sank on his thin neck. His elbows set on his knees, and the soft, pink,
long hands hid his face, as if he was miserable. His look made me feel
disgusted. I came toward him.
"You don't feel
so brash, do you?" I asked.
"Go away," he
sort of gulped, soft and sick.
"Why?" I wanted
to know. "I like it here."
Sitting on the
log, I pulled my guitar across me. "I feel like singing, Mr. Onselm."
His father got hung for horse stealing, His mother got burned for
a witch, And his only friend is the Ugly Bird, The dirty son of—
me like a shooting star from overhead. It hit my back and shoulder, and
knocked me floundering forward on one hand and one knee. It was only the
mercy of God I didn't fall on my guitar and smash it. I crawled forward
a few scrambles and made to get up, shaky and dizzy.
The Ugly Bird
had flown down and dropped the sack of meal on me. Now it skimmed across
the clearing, at the height of the low branches, its eyes glinting at me,
and its mouth came open a little. I saw teeth, sharp and mean, like a garpike's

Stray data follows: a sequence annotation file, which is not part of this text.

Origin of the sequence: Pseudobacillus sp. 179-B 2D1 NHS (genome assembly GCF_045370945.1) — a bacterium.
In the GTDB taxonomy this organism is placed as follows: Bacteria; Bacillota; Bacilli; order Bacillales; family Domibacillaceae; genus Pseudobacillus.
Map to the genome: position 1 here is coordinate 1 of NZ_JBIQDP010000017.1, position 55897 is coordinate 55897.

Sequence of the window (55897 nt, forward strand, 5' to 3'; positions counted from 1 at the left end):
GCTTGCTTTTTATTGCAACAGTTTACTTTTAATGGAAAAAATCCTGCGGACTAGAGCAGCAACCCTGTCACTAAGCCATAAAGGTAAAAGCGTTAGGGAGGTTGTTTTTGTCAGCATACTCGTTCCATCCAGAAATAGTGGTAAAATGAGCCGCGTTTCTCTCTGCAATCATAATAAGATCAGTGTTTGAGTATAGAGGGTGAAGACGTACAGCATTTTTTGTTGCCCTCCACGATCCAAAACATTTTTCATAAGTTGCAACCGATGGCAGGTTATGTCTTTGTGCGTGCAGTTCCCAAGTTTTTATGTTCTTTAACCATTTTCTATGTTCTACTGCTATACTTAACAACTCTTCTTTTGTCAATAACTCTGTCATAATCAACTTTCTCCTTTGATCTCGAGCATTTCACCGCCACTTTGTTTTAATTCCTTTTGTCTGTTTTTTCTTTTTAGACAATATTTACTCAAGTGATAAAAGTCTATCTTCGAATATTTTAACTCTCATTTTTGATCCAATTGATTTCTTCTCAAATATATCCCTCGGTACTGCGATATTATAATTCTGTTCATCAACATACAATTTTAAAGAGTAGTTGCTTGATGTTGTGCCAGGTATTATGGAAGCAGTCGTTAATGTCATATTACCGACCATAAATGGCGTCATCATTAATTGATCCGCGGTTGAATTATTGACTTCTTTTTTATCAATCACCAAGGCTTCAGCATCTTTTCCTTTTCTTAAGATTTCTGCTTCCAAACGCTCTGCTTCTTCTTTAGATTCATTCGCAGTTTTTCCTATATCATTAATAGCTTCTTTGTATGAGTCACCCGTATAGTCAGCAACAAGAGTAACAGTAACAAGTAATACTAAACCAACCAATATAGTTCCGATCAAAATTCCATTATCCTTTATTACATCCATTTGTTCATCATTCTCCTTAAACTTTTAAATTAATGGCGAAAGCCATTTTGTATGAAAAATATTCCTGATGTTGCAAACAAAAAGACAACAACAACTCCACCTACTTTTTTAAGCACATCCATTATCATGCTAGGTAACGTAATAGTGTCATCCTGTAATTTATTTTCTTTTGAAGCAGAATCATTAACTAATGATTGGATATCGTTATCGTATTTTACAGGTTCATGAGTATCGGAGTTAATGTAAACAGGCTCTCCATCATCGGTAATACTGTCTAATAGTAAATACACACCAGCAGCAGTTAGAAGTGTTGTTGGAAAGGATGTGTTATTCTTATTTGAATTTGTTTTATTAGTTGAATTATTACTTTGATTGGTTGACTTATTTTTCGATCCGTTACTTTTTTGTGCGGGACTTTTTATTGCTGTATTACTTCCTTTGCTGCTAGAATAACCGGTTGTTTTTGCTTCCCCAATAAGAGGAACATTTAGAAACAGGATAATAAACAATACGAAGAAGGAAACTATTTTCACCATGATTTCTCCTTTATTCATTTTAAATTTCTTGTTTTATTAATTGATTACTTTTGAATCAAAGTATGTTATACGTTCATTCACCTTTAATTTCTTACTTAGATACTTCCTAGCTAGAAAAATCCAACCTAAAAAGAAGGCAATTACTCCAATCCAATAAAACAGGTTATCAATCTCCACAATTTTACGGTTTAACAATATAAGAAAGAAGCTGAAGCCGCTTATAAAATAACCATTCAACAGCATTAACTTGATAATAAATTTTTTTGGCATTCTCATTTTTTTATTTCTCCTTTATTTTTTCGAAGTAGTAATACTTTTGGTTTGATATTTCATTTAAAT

teeth. It swooped for me, and the wind of its wings was colder than a winter
to think, I flung up my both hands to box it off from me, and it gave back,flew
backward like the biggest, devilishest humming bird ever seen in a nightmare.
I was too dizzy and scared to wonder why it gave back; I had barely the
wit to be thankful.
"Get out of here,"
moaned Mr. Onselm, who hadn't stirred.
I shame to say
that I got. I kept my hands up and backed across the clearing and into
the trail beyond. Then I half realized where my luck had been. My hands
had lifted the guitar toward the Ugly Bird, and somehow it hadn't liked
Just once I looked
back. The Ugly Bird was perching on the log and it sort of nuzzled up to